ARISS: Talking to the astronauts via ham radio and how it inspires students

TitleARISS: Talking to the astronauts via ham radio and how it inspires students
Publication TypeConference Paper
Year of Publication2019
AuthorsHall, NR
Conference NameHamSCI Workshop 2019
Date Published03/2019
PublisherHamSCI
Conference LocationCleveland, OH
Abstract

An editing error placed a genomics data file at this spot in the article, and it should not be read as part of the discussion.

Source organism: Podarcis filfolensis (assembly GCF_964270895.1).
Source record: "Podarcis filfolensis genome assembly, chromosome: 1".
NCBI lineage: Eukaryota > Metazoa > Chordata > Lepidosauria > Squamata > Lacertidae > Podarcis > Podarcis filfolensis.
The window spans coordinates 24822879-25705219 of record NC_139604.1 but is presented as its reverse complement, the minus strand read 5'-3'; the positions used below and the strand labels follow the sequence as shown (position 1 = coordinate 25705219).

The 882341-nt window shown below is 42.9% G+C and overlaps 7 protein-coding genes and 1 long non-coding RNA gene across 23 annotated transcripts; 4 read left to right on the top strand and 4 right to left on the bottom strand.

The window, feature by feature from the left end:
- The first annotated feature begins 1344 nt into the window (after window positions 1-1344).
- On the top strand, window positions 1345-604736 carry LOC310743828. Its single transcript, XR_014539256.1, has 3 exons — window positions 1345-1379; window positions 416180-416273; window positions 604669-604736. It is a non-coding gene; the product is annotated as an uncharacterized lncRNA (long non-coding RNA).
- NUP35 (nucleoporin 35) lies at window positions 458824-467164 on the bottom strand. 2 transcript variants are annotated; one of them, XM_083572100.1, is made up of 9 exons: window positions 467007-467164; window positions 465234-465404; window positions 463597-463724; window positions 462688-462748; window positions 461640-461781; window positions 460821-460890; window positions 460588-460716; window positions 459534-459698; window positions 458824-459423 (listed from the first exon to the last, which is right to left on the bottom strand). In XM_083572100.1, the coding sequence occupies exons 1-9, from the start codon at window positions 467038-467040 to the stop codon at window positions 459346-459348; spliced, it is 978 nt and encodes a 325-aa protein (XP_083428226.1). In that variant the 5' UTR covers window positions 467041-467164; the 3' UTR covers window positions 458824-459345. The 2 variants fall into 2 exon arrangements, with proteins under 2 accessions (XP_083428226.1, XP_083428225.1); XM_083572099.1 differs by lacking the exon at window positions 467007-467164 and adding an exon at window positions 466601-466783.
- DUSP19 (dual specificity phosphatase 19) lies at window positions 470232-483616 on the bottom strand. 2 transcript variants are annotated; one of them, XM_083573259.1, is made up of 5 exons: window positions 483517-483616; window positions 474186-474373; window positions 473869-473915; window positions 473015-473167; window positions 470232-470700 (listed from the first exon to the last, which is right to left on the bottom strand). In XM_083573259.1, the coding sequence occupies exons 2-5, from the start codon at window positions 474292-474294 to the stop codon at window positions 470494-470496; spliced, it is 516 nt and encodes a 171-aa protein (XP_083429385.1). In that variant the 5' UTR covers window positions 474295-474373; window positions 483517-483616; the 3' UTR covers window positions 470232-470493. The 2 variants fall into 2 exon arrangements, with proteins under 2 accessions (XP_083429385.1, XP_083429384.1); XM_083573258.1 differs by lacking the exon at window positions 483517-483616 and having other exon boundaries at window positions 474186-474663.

The ARISS (Amateur Radio on ISS) program is an international consortium of amateur radio organizations and space agencies such as the National Aeronautics and Space Administration (NASA). Their goal is to allow students worldwide to talk to the International Space Station (ISS) astronauts with the hopes of inspiring students to pursue interests in science, technology, engineering, and math (STEM) while introducing them to amateur radio. The NASA Glenn Amateur Radio Club (NGARC) in collaboration with the NASA Space Communication and Navigation (SCaN) at NASA Glenn Research Center helped the Girl Scouts of North East Ohio (GSNEO) make contact with the ISS astronauts using ARISS. The specific activities undertaken by each of these organizations will be discussed starting from the proposal selection, throughout planning to the eventual contact the Girl Scouts made with the ISS astronauts. In addition, this presentation will discuss how schools and youth organizations are able to utilize the ARISS radio contact to enhance their educational objectives to support not only STEM goals but also other areas like foreign languages, geography, music and the arts. The space station, as it travels around the Earth, is a perfect way to discuss not only orbital mechanics but geography to students, while the questions asked by students allow them to learn about science concepts based on responses from the astronauts to their specific science questions. As the time from proposal selection to the actual contact could be up to a year, schools and youth organizations are able to engage all age groups in this year-long preparation as well as plan activities with their local community. Together the end result is to ultimately help students make a 10-minute contact with the ISS astronauts that is unforgettable for all in attendance.